Pelletier [37] stated that the duration of laryngeal excursion and closure is retained until about 60 years of age and then declines. The general slowing of the aging eating and swallowing system mimics age related slowness seen in other systems, such as gait and mobility. Sensory changes are also apparent such as a reduction in olfaction appreciation (smell) and diminished taste.

Another study found a link between frailties with swallowing safety was done by Rofes et al. [32]. Their study showed that more than two thirds of sample under their study presented with oropharyngeal residue, more than half presented with laryngeal penetration of the bolus and 17% demonstrated tracheobronchial aspiration. Impaired tongue propulsion and delayed hyolaryngeal excursion was linked to oropharyngeal residue across liquid thickness levels. These features were not evident in healthy controls.

The previous findings which were found in oral motor examination of the subjects under the current study as muscle weakness especially in tongue muscles can explain the premature spillage and this in agreement with Pitts et al. [13] who mentioned that several physiologic changes associated with aging impact these processes, including loss of muscle mass and function, decreased tissue elasticity, cervical spine changes, decreased saliva production, and reduced compensatory capacity of the brain. Holistically, aging slows deglutition and reduces its efficiency.

It was noted that the muscular changes reduce the effectiveness of expulsive airway behaviors, such as coughing and sneezing, providing a mechanism that increases potential risk for development of pneumonia. Fatty infiltration of skeletal muscle also causes weakness by reducing the physical integrity of the muscle and is also a marker of aging and frailty [54].

Age had positive significant correlation with total score of dysphagia manifestations, and total score of FEES. This finding pointed out to that aging is one of the factors that affect the swallowing efficacy and safety and that the older the age, the more the dysphagia symptoms and findings and the risk of OD increases. With increased life expectancies of the aging populations, this finding increases the importance of increasing awareness of caregivers and health care professionals to OD and its various screening tools.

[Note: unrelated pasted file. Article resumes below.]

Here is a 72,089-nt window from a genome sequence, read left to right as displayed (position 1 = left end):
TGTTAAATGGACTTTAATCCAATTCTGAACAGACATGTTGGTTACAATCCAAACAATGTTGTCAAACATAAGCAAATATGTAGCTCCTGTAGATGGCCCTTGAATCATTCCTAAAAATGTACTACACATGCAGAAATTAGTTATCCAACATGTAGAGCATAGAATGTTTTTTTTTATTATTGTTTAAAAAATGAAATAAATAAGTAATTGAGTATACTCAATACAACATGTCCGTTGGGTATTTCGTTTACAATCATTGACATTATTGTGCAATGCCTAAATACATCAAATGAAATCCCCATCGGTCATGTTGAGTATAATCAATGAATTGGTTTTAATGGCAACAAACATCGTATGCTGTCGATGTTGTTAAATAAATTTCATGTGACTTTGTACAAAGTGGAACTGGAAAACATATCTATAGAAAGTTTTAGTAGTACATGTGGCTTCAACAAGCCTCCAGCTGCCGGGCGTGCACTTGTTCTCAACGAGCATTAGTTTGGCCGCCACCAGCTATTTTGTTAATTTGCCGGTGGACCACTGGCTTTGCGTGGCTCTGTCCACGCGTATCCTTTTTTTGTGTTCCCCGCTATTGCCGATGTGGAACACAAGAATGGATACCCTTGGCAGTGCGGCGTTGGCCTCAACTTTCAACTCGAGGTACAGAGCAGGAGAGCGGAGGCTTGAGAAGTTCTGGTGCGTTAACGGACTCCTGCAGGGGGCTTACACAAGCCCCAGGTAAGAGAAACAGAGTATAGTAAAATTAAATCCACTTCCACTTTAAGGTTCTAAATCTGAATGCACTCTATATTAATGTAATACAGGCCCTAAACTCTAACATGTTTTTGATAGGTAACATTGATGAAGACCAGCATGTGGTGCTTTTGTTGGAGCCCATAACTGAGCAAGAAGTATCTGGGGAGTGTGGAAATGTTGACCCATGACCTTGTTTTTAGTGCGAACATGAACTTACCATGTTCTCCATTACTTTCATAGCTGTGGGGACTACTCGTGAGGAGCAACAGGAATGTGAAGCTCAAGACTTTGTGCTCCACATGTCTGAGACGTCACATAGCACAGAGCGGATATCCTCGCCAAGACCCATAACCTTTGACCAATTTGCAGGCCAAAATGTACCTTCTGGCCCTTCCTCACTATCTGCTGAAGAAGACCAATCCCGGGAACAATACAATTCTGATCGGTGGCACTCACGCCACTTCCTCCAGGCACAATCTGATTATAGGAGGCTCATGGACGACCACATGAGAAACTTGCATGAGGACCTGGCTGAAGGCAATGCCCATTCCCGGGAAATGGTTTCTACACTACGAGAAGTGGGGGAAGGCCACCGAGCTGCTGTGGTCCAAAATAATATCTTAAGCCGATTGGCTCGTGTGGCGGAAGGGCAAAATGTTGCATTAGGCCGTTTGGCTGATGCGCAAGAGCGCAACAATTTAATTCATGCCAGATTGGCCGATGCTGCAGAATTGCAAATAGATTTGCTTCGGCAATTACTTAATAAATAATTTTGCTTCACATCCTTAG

This can be explained by the several studies which stressed on normal aging that is associated with reduced pharyngolaryngeal sensory discrimination and a higher threshold to trigger the pharyngeal phase as mentioned by Humbert et al. [55]. Elderly adults recruit far more cortical regions during swallowing, suggesting that more cortical involvement is necessary to complete the same swallowing task [56]. Also, Teisman et al. [57] mentioned that healthy elder adults present with prolonged oropharyngeal phase with aging, delay before the onset of the pharyngeal swallow response and increased residues in the pharynx. Wick et al. [58] found that there is a high correlation between absent teeth, ill-fitting dentures, dental disease and sudden choking deaths.

Correlation between total score of EAT10 and the total score of the questionnaire of dysphagia manifestations and scores of its sub items showed that total score of EAT10 has significant positive correlation with the total score and all the subitems of dysphagia manifestations as seen in Table 7.

The results in Table 8 represented significant positive correlation between total score of FEES and sub items of dysphagia manifestations in the suspected group. This adds to the reliability of the items selected in the current protocol as being correlated with a reliable and valid questionnaire as EAT 10 and the instrumental evaluation of FEES.

Baijens et al. [10] explained the importance of FEES who stated that flexible laryngoscopy can reveal important findings, such as pooling in the vallecula, vocal fold immobility, laryngeal or hypopharyngeal masses, or incomplete glottis closure. The authors noted that more than 50% of the patients presenting with dysphagia have a positive finding on laryngoscopy ranging from pooling in the pyriform sinuses to glottic gap to vocal fold paralysis.